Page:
PCOR Coordinated Registry Network for Women’s Health Technologies
By Stephanie Garcia, MPH, Jawanna Henry, Danica Marinac-Dabic & Teresa Zayas Cabán, ONC
ONC recently released results from the Coordinated Registry Network for Women’s Health Technologies project, a collaborative effort conducted with the U.S. Food and Drug Administration (FDA) and National Institutes of Health (NIH) to enable researchers to generate real-world evidence using data that address some women’s health issues.
The project’s final report discusses the findings and lessons learned from development and testing of the Women’s Health Technologies Coordinated Registry Network FHIR® Implementation Guide. The guide provides technical specifications and considerations for implementing a strategically coordinated registry network (CRN), including identifying the actors and technology for data exchange.
Enabling Research Across Registries
The use of real-world data—information from many sources about a patient’s health status and care—enhances scientific research, post-market monitoring of approved interventions and technologies, healthcare decision making, and clinical study design. These data are increasingly stored in registries, which collect granular data at the point-of-care and information from multiple sources to create a robust data set for a specific disease or procedure or to track the performance of a medical device. However, the process of populating and extracting patient data stored in legacy registries to conduct research is often complex. Additionally, a lack of interoperability prevents linkages between legacy registries and other data sources.
For example, physicians that conduct medical procedures for removal of fibroids or implantation of devices to treat pelvic floor disorders routinely collect information about the devices they use. By analyzing these data, which can include unique device identifiers across manufacturers, investigators may be able to rule out a manufacturing defect as the cause of a malfunction or conduct long-term follow-up studies about device performance.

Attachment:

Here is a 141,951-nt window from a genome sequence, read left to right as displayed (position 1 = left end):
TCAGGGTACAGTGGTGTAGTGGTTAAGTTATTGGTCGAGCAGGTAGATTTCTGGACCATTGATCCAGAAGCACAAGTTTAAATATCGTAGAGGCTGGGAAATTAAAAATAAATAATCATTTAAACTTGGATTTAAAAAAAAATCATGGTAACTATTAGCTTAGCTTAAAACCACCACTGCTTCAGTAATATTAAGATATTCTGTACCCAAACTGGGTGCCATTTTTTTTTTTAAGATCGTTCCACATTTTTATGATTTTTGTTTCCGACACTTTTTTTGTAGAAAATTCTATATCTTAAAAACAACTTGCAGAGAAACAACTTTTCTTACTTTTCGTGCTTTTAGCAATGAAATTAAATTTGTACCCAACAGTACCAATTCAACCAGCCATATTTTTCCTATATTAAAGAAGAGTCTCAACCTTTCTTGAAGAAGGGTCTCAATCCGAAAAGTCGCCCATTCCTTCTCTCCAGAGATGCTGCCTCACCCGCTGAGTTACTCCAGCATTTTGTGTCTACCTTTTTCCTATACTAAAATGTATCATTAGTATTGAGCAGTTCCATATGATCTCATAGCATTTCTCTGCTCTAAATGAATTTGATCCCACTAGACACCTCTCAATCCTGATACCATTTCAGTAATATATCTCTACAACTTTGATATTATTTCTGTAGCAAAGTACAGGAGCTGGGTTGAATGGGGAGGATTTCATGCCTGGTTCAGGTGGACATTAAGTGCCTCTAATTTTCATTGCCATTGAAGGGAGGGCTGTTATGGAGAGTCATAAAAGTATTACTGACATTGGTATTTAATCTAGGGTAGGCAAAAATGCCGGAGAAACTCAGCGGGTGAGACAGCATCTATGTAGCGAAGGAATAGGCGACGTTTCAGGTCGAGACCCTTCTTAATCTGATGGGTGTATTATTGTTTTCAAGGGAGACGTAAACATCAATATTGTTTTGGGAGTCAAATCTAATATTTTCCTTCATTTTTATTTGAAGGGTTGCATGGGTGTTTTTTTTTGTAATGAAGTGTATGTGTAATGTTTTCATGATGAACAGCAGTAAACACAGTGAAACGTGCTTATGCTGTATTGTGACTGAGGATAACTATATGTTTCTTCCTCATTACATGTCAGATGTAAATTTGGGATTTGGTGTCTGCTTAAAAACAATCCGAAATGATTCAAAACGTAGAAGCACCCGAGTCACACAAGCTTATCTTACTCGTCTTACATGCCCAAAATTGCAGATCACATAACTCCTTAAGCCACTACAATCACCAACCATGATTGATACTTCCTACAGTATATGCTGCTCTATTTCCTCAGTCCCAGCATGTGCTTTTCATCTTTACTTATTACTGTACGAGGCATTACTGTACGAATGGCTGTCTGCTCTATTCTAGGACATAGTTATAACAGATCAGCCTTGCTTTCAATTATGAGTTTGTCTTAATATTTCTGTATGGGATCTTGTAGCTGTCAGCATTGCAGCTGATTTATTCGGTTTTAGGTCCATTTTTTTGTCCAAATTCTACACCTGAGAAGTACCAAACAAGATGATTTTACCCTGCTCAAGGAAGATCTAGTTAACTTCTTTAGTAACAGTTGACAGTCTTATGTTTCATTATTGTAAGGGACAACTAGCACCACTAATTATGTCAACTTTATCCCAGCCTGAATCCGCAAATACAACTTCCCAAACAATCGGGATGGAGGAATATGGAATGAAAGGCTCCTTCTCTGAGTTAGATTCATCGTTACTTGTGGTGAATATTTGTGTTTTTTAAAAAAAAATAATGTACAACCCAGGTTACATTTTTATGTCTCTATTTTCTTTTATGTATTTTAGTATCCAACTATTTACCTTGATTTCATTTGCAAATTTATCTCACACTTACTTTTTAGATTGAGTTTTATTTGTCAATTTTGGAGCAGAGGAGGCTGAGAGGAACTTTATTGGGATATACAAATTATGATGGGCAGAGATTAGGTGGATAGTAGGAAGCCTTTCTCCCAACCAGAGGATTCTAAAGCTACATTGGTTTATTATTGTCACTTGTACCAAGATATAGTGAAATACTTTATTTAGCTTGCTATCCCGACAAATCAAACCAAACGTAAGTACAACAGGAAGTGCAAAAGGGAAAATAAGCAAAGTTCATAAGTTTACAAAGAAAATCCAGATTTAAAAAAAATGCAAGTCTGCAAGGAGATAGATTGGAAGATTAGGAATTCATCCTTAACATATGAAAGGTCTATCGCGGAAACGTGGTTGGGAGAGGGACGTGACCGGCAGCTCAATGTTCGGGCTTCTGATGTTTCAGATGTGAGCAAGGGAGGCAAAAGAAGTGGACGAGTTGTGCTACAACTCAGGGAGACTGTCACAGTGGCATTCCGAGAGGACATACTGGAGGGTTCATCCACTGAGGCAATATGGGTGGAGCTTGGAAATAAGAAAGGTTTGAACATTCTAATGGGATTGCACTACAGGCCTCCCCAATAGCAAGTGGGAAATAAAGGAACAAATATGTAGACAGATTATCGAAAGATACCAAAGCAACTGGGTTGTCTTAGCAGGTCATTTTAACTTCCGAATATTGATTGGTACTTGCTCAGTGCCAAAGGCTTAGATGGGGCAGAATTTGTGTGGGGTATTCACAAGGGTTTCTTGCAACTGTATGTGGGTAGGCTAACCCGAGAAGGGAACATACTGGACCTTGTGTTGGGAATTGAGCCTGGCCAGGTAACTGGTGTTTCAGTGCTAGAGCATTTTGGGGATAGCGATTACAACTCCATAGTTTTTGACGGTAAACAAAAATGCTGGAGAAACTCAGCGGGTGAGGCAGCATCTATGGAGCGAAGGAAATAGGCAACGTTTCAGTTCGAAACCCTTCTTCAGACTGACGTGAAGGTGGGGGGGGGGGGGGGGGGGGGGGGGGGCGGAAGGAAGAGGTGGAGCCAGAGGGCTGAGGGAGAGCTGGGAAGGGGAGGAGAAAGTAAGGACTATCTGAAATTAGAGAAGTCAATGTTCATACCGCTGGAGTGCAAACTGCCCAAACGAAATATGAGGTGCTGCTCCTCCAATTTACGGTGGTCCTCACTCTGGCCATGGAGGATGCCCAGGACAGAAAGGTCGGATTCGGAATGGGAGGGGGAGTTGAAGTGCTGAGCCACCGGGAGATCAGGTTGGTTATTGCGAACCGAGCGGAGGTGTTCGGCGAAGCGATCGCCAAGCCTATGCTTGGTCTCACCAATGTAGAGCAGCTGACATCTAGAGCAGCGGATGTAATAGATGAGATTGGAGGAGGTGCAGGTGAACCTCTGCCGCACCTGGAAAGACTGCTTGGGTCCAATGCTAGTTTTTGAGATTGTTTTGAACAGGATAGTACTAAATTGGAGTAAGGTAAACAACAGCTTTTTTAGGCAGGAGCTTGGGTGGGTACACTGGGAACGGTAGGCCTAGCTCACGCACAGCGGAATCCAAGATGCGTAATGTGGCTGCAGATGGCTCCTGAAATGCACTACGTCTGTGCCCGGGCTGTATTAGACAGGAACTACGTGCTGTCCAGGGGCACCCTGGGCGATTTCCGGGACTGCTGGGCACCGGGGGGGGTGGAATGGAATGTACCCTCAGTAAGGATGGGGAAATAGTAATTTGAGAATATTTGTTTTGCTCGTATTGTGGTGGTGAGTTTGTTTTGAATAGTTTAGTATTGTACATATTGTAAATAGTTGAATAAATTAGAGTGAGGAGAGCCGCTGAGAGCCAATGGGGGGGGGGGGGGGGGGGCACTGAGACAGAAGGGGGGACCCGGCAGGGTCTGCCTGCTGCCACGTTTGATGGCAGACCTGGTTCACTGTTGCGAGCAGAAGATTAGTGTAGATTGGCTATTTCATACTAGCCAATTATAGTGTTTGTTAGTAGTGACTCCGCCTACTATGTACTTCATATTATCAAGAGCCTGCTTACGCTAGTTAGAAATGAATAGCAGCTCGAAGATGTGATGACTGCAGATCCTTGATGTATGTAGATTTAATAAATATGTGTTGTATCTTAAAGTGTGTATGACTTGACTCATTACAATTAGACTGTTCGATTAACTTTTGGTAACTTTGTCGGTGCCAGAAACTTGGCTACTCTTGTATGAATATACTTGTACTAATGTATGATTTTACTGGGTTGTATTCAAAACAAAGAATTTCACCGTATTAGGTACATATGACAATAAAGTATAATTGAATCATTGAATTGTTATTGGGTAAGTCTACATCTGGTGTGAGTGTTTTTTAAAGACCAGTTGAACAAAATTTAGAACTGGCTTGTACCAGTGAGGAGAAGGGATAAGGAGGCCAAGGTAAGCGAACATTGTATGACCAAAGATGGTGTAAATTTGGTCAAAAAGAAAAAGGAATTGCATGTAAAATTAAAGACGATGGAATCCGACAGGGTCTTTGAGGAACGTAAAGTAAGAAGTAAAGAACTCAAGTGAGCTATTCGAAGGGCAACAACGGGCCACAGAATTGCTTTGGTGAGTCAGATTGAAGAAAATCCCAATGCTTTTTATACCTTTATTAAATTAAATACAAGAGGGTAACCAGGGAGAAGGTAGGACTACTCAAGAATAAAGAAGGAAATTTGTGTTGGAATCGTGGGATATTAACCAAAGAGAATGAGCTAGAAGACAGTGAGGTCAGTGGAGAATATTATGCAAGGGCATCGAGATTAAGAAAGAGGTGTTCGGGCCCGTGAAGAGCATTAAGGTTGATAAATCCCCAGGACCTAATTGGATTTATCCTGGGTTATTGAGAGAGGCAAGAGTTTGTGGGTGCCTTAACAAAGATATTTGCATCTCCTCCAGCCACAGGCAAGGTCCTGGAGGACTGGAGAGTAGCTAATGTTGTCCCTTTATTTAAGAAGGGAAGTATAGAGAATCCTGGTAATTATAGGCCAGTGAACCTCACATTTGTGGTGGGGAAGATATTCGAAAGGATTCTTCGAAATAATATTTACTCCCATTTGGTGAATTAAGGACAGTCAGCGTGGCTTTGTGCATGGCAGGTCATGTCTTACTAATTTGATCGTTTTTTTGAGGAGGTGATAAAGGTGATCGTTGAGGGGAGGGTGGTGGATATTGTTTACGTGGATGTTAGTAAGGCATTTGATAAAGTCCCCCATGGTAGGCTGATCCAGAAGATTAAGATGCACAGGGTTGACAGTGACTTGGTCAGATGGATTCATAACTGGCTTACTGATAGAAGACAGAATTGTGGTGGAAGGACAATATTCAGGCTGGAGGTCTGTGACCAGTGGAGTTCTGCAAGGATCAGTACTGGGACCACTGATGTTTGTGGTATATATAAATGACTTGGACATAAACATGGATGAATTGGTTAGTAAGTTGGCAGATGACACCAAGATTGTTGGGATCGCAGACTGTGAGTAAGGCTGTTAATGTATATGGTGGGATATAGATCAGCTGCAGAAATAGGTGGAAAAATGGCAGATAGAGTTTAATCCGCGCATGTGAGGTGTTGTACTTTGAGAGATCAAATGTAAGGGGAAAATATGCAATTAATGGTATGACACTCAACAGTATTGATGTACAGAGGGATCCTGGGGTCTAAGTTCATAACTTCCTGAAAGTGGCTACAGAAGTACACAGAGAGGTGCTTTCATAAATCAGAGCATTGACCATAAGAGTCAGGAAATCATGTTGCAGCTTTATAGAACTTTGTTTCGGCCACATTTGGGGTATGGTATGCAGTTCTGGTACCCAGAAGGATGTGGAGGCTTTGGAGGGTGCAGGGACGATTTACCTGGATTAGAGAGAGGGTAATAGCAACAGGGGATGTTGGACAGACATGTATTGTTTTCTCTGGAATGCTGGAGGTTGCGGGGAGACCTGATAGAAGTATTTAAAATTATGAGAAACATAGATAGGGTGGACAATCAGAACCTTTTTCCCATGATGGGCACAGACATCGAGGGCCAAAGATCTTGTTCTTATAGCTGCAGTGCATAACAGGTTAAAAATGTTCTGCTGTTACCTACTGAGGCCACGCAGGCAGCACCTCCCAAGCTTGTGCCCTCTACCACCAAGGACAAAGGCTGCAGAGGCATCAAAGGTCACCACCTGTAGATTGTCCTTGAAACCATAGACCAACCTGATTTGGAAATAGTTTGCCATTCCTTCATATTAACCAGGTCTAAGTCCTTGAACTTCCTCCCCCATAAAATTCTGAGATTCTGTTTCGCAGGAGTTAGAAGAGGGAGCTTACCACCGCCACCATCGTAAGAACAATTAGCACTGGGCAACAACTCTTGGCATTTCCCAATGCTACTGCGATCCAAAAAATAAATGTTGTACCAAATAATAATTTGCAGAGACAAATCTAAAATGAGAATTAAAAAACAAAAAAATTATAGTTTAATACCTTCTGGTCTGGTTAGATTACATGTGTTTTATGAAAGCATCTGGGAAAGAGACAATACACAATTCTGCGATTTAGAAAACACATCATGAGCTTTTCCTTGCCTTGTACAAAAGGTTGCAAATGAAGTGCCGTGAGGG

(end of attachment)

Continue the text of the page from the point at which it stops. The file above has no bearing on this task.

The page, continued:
One way to address the challenges of accessing and using registry data is through a CRN, which can enable research across registries to study multiple interventions, better reflecting patients’ experiences in the real world. The CRN concept relies on an interoperable set of common data elements that can be linked to other data sources, such as claims data, electronic health records, patient-reported outcomes, and other relevant sources.
CRNs are part of a larger FDA strategy to develop the National Evaluation System for health Technology (NEST), and CRNs are also a strategic focus of Medical Device Epidemiology Network Initiative (MDEpiNet), which is a NEST network collaborator. CRNs and the data they enable access to play an important role in patient-centered outcomes research (PCOR). PCOR aims to produce scientific evidence on the effectiveness of prevention and treatment options with consideration of patients’ preferences, values, and questions when making healthcare choices. In addition, the technology that enables CRNs supports a broader health IT infrastructure to improve interoperability and reduce the need for duplicative data collection efforts.
Establishing a Women’s Health CRN
In 2017, ONC, FDA, and NIH’s National Library of Medicine launched the Coordinated Registry Network for Women’s Health Technologies project, which was funded by the Patient-Centered Outcomes Research Trust Fund.
The goals of this interagency project were (1) to establish a CRN that uses common data elements to assess technologies uniquely affecting women’s health (e.g., long-acting reversible contraception, medical devices and treatments for conditions such as pelvic floor disorders and uterine fibroids) and (2) to develop tools to standardize and exchange data across multiple sources using health IT standards such as Health Level Seven International® (HL7®) Fast Healthcare Interoperability Resources® (FHIR®) specification.
The project’s Implementation Guide built upon existing specifications (U.S. Core Implementation Guide, Structured Data Capture, Patient-Reported Outcomes through Health IT, and Data Access Framework) as well as technology such as application programming interfaces and mobile applications, giving users a base from which to tailor the technology to use cases beyond women’s health technologies.
To further advance the technical capability of registries to support FHIR®-enabled data exchange and adopt an interoperable framework, ONC announced an area of interest under the Leading Edge Acceleration Projects (LEAP) in Health IT funding opportunity.
This project established a roadmap for building a CRN that FDA and MDEpiNet will continue to scale to enhance CRN maturity and the application of this model to multiple clinical areas. In addition, FDA will leverage this project’s infrastructure for other use cases supporting future research and regulatory decision making, as outlined in the 21st Century Cures Act.
Overall, the Coordinated Registry Network for Women’s Health Technologies project illustrates the critical nature of partnerships in the generation of real-world evidence and the search for answers to complex and novel research questions that reflect the actual patient experience. We encourage you to leverage this project’s findings and outputs to support interoperable data sharing for research, post-market surveillance, and clinical care using CRNs.
Learn more about the Coordinated Registry Network for Women’s Health Technologies project.
This article was originally published on Health IT Buzz and is syndicated here with permission.